UBC Theses and Dissertations
Risk factors for drug addiction among youth in the Vancouver Downtown East Side : a drug users’ perspective Maimon-Toledano, Iris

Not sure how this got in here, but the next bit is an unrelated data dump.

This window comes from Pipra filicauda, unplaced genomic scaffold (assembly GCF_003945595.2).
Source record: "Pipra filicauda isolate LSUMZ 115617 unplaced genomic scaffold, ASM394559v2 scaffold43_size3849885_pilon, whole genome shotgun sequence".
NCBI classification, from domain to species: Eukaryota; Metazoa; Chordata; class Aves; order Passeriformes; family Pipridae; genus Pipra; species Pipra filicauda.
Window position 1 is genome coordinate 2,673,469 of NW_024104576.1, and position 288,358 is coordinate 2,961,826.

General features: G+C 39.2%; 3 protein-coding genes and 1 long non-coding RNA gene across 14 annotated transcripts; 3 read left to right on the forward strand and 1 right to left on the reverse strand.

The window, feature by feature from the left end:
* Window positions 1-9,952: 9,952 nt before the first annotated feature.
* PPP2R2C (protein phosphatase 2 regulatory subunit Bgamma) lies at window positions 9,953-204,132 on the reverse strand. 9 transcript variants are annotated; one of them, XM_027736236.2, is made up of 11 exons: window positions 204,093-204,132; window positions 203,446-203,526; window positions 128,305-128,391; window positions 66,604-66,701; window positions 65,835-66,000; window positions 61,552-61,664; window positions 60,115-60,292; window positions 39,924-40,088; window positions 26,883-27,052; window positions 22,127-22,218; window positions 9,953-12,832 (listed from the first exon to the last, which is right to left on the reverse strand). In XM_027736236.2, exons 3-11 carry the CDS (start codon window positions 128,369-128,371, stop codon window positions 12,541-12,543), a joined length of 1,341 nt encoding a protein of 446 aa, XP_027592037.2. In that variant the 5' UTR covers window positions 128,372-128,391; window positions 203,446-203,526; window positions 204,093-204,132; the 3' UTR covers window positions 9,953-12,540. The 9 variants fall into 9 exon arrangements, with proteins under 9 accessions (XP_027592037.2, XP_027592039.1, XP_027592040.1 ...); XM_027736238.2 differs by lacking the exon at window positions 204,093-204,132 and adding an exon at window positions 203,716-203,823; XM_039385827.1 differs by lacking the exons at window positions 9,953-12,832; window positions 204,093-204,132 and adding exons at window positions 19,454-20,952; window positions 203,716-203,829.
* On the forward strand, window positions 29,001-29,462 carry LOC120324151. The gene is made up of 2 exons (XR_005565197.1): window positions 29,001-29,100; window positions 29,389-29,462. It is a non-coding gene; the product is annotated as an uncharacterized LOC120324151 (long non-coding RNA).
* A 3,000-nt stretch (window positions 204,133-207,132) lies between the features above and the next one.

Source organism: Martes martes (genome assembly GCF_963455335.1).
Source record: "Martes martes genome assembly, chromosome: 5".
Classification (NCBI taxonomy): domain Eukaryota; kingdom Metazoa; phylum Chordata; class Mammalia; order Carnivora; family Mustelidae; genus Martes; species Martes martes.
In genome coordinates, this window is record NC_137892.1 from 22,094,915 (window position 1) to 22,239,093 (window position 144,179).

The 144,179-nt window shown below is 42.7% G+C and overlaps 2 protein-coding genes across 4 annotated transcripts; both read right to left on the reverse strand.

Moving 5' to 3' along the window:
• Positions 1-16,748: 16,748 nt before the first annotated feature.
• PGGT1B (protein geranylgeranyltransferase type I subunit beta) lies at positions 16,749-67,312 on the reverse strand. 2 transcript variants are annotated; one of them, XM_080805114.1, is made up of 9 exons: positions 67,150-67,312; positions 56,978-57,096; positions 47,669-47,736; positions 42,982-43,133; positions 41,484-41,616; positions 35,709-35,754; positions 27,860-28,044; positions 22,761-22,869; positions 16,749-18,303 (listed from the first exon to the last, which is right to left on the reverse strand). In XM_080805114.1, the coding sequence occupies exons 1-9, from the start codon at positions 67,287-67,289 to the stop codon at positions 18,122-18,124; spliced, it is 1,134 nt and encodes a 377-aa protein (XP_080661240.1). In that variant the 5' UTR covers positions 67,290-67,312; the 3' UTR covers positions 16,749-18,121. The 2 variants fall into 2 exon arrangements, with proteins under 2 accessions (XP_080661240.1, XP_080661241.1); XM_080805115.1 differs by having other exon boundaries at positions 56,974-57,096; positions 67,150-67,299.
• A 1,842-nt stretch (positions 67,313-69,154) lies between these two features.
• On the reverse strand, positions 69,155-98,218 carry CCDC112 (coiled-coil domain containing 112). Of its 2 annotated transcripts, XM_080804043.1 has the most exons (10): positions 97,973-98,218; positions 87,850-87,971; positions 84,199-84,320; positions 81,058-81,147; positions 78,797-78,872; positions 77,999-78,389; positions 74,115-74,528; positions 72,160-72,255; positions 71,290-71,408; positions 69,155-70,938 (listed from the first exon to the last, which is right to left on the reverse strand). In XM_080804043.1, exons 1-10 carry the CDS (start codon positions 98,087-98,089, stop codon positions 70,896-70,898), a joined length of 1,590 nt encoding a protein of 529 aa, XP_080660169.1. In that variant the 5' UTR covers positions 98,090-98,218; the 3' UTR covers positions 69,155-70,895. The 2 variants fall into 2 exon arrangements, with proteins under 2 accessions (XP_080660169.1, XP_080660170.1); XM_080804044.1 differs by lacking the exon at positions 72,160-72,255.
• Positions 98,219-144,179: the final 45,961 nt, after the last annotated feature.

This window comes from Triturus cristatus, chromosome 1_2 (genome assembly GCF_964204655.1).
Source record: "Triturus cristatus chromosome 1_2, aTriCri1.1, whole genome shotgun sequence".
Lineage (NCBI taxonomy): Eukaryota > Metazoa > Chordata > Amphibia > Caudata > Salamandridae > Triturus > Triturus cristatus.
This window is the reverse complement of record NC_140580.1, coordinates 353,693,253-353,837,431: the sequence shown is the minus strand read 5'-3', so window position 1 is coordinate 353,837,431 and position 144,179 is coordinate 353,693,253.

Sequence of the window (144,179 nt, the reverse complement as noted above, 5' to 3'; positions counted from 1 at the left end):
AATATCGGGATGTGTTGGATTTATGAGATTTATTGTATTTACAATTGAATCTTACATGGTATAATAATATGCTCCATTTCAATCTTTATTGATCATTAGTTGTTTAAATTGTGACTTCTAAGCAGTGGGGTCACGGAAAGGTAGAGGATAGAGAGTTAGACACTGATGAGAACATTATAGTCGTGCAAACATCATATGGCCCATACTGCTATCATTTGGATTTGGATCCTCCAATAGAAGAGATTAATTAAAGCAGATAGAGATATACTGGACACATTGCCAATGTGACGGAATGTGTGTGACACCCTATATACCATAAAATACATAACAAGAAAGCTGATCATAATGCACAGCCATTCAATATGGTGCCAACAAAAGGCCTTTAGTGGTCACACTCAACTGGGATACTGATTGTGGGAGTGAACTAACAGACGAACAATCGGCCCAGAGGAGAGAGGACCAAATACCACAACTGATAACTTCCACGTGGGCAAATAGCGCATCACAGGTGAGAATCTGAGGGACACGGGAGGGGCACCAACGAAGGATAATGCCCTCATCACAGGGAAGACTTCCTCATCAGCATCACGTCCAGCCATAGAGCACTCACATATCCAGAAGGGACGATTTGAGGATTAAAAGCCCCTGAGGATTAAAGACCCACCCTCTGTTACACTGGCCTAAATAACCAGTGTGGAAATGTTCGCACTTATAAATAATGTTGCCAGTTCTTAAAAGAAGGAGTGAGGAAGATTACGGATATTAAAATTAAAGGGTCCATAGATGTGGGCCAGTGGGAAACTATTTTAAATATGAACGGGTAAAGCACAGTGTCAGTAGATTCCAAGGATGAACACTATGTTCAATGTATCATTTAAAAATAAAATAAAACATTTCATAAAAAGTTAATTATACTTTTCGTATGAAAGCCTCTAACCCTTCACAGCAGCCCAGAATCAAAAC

The purpose of this thesis was to investigate the phenomenon of drug addiction among youth (aged 13-24 years old) in the Vancouver Downtown East Side (DTES). It was aimed at creating a profile of drug using youth in a local context by understanding their characteristics and the issues affecting their lives; and to learn, partially from the youths' perspective, what were the factors that contributed to the development of addiction in their lives. It also allowed for the expression of the needs of the youths who are affected by drugs and the associated lifestyle, and what they perceive as a potentially effective addiction prevention and intervention program. Thirty one drug using youth who were involved in the DTES were recruited, and personal interviews took place over a period of two months. Interviews were based on a 72 item questionnaire that consisted of open ended questions (aimed at personal perspectives of the participants) and probing, structured questions (based on previous research in the field). The information that was gathered was analyzed on qualitative and quantitative levels, presenting testimonies from participants' life experiences and personal perspectives on addiction. The data were further analyzed with descriptive statistics, correlation tests using Pearson's r, and comparisons between groups of participants using t test for independent means. The study produced a large amount of material. Among the primary findings were the facts that most of the participants were homeless males, who arrived in Vancouver from other provinces, prostituted to support their addiction, and who were involved in the DTES almost solely because of the availability of drugs in the area. A distinction was noted between youth who were associated more with the Granville Street area, who used primarily crystal-methamphetamine, and who prostituted in the West End, versus youth who were more associated with the DTES, used crack, cocaine, or heroin, and prostituted in the area as well. Primary findings pertaining to identified risk factors for drug addiction included the finding of removal from home by social services and upbringing by multiple caregivers among most of the participants; experience of physical or sexual abuse; parental substance abuse; and using drugs as a coping strategy. When examining correlations between different risk factors that were identified in the research, association was found between certain indicators of home atmosphere and dynamics within the family; between parental supervision and children's involvement with violence; and between children's popularity in school and their association with violent activities. Some of the results of comparisons between groups using t tests suggested differences in involvement with violent activities among prostituting youth versus drug dealing youth; greater negative characteristics of child-parent relationships, home atmosphere, and family functioning among children of alcoholic parents; and earlier cigarette smoking among children of drug addicted parents and among children that were placed in out of home care. The study produced a number of conclusions and recommendations for practice and social policy. Among the primary conclusions were the need to provide young children and youth with opportunities to develop and maintain meaningful relationships with their biological family as well as positive relationships with peers; a need to reduce the availability of drugs in the city; and a need to create long term and holistic treatment services for youth.
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